Thursday morning, while Sensei went to his rescheduled Dr appt followed by a private practice at the dojo with Huff Sensei, I went out to pick up the T-shirts, buy more slippers, get the programs printed, and get gas. Then I went back to the house where I startled the cleaning lady who was not expecting me to walk in. After dropping off the T-shirts, programs, and slippers, I left for the Cupboard for lunch. Sensei called, since they had just finished their practice, and then they both came by to join me for lunch. Then leaving my car in the parking lot we went to Selwyn to get the key. Huff Sensei and I walked down to the gym to check it out, but there was a class in progress so we didn’t go in. Finally after waiting around outside for a while (by the way the weather was really good during the entire week), we walked back toward the admin building to find out from Sensei that they don’t know where the person who has the gym key is and could we please come back tomorrow? I am told that it is always this disorganized every year. Sensei drops me off at the Cupboard lot so we can drive home to prepare for the regular practice that night at The Dojo. At the practice there was Ray Sensei, Huff Sensei, John L., Brian Dewey, Brent Gilliatt, and a few others. Before the practice I was able to hand off the banner, sheets & slippers to Brian Dewey. John Pritchard (Bend, OR) and Eliza Meeker Sensei (Paris, France) arrived partway through the practice, and watched. Practice was mainly jūkeiko followed by an embu. After practice all the sensei and John Pritchard drove to Mazatlan, a TexMex place on University near Nottingham, for dinner. Irey Sensei and his family arrived partway through the meal. Scott & Tram, with their two very well-behaved young boys (3 and 1/2 years old), had driven from their home in Phoenix AZ.

Friday morning, Denise went to the school for the key to the gym so that we could take all the sensei on a field trip to Dallas. After Eliza Sensei arrived, we all piled into my car to go to Jack’s to collect John P & the Irey clan, so we can all go to the Ann & Gabriel Barbier-Mueller Museum (aka The Samurai Collection) with Scott & family following in his car. This museum primarily features lots of armor with a few weapons on display (arrow heads, a Tachi, spear, etc). I think our tour guide, Emily Barnes, learned more from Irey Sensei than he did from her. The museum shop was small, but the catalog books were very reasonably priced at $45 for a large hardback. After the museum we went to the food court at the Dallas H-mart for lunch and ~45 minutes of shopping, before returning to Denton for The Friday evening practice, followed by dinner at Metzler’s BBQ.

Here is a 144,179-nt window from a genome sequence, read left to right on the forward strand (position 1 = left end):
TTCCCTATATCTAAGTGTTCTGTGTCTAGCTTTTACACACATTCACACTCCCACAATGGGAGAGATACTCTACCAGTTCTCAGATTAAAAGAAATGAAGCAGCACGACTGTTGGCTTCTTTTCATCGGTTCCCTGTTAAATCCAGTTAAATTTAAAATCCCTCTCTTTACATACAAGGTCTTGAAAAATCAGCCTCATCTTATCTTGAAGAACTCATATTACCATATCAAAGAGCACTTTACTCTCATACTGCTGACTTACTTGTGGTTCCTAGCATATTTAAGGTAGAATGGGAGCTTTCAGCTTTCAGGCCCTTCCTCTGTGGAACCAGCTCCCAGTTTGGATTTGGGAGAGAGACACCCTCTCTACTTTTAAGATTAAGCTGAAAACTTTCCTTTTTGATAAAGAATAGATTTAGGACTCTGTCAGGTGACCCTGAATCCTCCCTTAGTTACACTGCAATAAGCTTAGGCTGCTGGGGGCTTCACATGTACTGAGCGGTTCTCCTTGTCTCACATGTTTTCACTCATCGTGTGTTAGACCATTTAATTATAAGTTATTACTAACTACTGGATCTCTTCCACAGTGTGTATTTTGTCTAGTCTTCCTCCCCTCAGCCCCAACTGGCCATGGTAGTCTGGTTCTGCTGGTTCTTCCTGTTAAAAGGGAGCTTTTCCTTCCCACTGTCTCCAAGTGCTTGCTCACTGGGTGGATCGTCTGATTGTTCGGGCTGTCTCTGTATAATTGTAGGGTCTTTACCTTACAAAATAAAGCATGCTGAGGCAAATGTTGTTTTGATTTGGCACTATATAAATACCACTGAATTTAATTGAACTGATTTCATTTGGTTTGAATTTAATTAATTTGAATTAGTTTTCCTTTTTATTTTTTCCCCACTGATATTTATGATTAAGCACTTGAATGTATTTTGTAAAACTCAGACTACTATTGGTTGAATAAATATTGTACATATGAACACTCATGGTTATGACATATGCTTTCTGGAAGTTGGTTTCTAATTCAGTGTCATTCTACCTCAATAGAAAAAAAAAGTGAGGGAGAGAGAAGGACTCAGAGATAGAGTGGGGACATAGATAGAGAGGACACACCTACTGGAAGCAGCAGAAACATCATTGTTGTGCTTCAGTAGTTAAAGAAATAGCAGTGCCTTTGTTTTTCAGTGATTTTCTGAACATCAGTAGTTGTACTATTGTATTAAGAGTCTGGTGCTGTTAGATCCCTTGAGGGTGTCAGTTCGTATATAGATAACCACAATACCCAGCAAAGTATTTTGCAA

At the Friday evening practice Meeker Sensei lead us in BattōHō (BH) 1-7, then Irey Sensei lead us in various Seiza waza, and lastly Ray Sensei lead in TōHō 1-5. Also at the Friday practice I could hand off the T-shirts to Tristan, help the pad-less acquire knee pads, and help those needing new clothing.

On Saturday we had the morning practice, lunch at the Chinese buffet, afternoon practice, then finally the dinner party at Charles’. This year there were four groups: dangai/shodan/nidan, sandan/yondan, godan/rokudan, and renshi. In the renshi group we had the following sensei in this order: Irey, Meeker, Ray, and Huff. What follows is an incomplete recollection of what I think the sensei were trying to teach.

From Irey Sensei: Take care of yourself so you can continue to practice iai into your 90’s & beyond. Do nothing that would limit your ability to do iai later in life. Next he demonstrated and explained the Yamauchi-ha version of yaegaki, which reflects an older way of doing this and is a bit more violent in its movements. We did this waza several times, then did it in our usual way in order to show that the kihon is the same between both versions and that we are capable of switching from one to the other. Also discussed a reason for slight push out at beginning of ochiburi and the importance of the little finger on the tsuka.

From Meeker Sensei: The first half of the session was sitting and learning about how to massage the knees, feet, elbows, forearms and hands, using hands, rollers and hard objects. I had no idea the knuckles on my right hand were so sore. This can help to soften and open up the muscles, allowing them to more fully relax and contract. The second half was on hayanami (Bangai) and how to transfer the momentum directly into furikaburi then down into kirioroshi without stopping. She demonstrated this so well.

From Ray Sensei: He reviewed all the Kaewaza, and the Okutachi waza by extension. This was a much needed review of seldom practiced waza.

From Huff Sensei: He reviewed all of Iwaza with an emphasis on not stopping and maintaining seme. His transition from rear tsuki to kirioroshi is a prime example of this.